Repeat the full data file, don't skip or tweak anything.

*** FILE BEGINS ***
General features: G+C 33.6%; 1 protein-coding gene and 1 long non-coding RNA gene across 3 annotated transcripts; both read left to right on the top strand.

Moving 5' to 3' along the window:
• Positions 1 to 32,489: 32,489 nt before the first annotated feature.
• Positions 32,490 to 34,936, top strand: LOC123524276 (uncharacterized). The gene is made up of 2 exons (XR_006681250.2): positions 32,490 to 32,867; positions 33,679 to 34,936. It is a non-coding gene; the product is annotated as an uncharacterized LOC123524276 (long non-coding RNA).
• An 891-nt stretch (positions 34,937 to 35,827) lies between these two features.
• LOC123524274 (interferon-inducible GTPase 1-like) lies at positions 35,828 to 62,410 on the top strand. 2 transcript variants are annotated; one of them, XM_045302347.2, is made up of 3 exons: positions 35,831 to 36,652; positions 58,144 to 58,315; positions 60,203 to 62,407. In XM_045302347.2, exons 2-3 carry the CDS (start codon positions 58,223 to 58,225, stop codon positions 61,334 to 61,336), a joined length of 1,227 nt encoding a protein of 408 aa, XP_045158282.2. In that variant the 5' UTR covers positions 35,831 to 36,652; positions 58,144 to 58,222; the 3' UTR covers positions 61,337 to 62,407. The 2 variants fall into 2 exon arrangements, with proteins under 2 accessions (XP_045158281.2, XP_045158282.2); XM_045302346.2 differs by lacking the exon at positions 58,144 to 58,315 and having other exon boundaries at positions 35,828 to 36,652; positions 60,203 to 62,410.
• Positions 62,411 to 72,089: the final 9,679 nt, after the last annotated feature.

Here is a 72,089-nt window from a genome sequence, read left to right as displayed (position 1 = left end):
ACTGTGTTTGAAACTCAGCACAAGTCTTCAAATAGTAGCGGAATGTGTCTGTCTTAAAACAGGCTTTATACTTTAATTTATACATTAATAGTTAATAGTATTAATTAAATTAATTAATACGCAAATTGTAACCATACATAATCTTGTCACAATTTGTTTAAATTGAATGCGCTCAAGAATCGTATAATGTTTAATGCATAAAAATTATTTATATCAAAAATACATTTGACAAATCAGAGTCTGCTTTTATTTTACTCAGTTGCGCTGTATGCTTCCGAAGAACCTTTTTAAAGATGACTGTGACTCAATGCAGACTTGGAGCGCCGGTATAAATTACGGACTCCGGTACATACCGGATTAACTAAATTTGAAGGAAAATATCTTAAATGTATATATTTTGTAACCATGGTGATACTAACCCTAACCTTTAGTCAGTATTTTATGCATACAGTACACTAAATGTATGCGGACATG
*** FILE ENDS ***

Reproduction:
General features: G+C 33.6%; 1 protein-coding gene and 1 long non-coding RNA gene across 3 annotated transcripts; both read left to right on the top strand.

Moving 5' to 3' along the window:
• Positions 1 to 32,489: 32,489 nt before the first annotated feature.
• Positions 32,490 to 34,936, top strand: LOC123524276 (uncharacterized). The gene is made up of 2 exons (XR_006681250.2): positions 32,490 to 32,867; positions 33,679 to 34,936. It is a non-coding gene; the product is annotated as an uncharacterized LOC123524276 (long non-coding RNA).
• An 891-nt stretch (positions 34,937 to 35,827) lies between these two features.
• LOC123524274 (interferon-inducible GTPase 1-like) lies at positions 35,828 to 62,410 on the top strand. 2 transcript variants are annotated; one of them, XM_045302347.2, is made up of 3 exons: positions 35,831 to 36,652; positions 58,144 to 58,315; positions 60,203 to 62,407. In XM_045302347.2, exons 2-3 carry the CDS (start codon positions 58,223 to 58,225, stop codon positions 61,334 to 61,336), a joined length of 1,227 nt encoding a protein of 408 aa, XP_045158282.2. In that variant the 5' UTR covers positions 35,831 to 36,652; positions 58,144 to 58,222; the 3' UTR covers positions 61,337 to 62,407. The 2 variants fall into 2 exon arrangements, with proteins under 2 accessions (XP_045158281.2, XP_045158282.2); XM_045302346.2 differs by lacking the exon at positions 58,144 to 58,315 and having other exon boundaries at positions 35,828 to 36,652; positions 60,203 to 62,410.
• Positions 62,411 to 72,089: the final 9,679 nt, after the last annotated feature.

Here is a 72,089-nt window from a genome sequence, read left to right as displayed (position 1 = left end):
ACTGTGTTTGAAACTCAGCACAAGTCTTCAAATAGTAGCGGAATGTGTCTGTCTTAAAACAGGCTTTATACTTTAATTTATACATTAATAGTTAATAGTATTAATTAAATTAATTAATACGCAAATTGTAACCATACATAATCTTGTCACAATTTGTTTAAATTGAATGCGCTCAAGAATCGTATAATGTTTAATGCATAAAAATTATTTATATCAAAAATACATTTGACAAATCAGAGTCTGCTTTTATTTTACTCAGTTGCGCTGTATGCTTCCGAAGAACCTTTTTAAAGATGACTGTGACTCAATGCAGACTTGGAGCGCCGGTATAAATTACGGACTCCGGTACATACCGGATTAACTAAATTTGAAGGAAAATATCTTAAATGTATATATTTTGTAACCATGGTGATACTAACCCTAACCTTTAGTCAGTATTTTATGCATACAGTACACTAAATGTATGCGGACATG